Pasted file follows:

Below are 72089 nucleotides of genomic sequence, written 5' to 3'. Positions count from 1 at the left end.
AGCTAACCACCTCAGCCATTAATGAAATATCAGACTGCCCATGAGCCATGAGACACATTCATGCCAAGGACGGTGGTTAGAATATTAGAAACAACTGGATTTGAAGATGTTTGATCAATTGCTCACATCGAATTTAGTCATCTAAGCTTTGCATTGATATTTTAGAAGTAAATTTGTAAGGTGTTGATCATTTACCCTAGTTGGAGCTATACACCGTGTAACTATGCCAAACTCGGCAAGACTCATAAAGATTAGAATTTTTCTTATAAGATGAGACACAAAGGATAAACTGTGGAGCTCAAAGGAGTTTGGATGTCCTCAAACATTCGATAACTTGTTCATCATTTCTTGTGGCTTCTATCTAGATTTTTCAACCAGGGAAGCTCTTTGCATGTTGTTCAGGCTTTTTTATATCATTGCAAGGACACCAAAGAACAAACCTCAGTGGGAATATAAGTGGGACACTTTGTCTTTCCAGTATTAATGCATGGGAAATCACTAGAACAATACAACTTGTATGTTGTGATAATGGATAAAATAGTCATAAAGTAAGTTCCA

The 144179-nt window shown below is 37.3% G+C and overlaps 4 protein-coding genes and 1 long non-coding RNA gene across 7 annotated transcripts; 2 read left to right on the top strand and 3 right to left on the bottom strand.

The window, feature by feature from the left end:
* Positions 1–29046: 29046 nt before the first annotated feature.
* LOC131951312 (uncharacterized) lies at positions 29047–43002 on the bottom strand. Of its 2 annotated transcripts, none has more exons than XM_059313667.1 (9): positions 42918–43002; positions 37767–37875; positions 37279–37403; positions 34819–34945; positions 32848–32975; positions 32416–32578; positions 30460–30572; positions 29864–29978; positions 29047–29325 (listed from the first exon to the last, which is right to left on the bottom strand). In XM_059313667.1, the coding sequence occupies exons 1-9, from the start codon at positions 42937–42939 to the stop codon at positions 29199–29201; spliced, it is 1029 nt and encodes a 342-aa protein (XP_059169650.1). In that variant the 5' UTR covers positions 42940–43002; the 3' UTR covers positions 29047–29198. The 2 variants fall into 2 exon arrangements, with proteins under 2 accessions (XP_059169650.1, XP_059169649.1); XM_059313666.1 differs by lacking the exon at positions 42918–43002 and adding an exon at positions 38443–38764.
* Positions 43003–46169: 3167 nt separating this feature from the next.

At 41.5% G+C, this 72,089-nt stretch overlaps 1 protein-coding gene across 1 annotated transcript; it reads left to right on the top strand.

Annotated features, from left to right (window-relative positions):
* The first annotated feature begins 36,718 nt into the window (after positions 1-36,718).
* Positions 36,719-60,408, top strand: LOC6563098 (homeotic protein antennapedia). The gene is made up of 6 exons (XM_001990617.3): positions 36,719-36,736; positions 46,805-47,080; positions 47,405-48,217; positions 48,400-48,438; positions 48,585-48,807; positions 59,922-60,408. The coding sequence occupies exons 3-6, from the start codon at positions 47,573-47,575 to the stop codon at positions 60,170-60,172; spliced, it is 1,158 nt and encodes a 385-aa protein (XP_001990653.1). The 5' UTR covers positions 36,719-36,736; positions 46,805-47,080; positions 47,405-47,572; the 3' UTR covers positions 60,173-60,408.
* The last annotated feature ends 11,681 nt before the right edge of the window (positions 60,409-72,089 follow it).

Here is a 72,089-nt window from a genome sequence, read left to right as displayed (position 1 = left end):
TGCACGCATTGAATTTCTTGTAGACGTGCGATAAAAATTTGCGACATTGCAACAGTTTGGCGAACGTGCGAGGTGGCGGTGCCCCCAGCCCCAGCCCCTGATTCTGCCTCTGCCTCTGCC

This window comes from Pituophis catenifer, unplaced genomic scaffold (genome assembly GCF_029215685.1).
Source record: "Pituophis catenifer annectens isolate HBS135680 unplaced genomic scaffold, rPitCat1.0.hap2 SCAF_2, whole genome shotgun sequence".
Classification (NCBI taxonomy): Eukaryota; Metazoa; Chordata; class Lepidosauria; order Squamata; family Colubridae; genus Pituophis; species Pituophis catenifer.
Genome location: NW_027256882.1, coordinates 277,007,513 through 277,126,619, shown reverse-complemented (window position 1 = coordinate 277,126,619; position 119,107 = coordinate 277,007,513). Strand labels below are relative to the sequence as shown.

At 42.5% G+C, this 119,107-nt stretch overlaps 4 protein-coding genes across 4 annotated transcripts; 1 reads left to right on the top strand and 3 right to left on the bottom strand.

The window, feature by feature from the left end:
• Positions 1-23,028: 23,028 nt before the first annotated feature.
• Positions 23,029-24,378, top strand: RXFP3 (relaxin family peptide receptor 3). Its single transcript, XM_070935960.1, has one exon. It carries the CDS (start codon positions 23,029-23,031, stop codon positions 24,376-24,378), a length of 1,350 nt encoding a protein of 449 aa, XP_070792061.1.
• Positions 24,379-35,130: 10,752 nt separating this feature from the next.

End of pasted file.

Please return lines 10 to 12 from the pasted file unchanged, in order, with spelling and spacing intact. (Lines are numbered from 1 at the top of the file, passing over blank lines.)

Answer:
* The first annotated feature begins 36,718 nt into the window (after positions 1-36,718).
* Positions 36,719-60,408, top strand: LOC6563098 (homeotic protein antennapedia). The gene is made up of 6 exons (XM_001990617.3): positions 36,719-36,736; positions 46,805-47,080; positions 47,405-48,217; positions 48,400-48,438; positions 48,585-48,807; positions 59,922-60,408. The coding sequence occupies exons 3-6, from the start codon at positions 47,573-47,575 to the stop codon at positions 60,170-60,172; spliced, it is 1,158 nt and encodes a 385-aa protein (XP_001990653.1). The 5' UTR covers positions 36,719-36,736; positions 46,805-47,080; positions 47,405-47,572; the 3' UTR covers positions 60,173-60,408.
* The last annotated feature ends 11,681 nt before the right edge of the window (positions 60,409-72,089 follow it).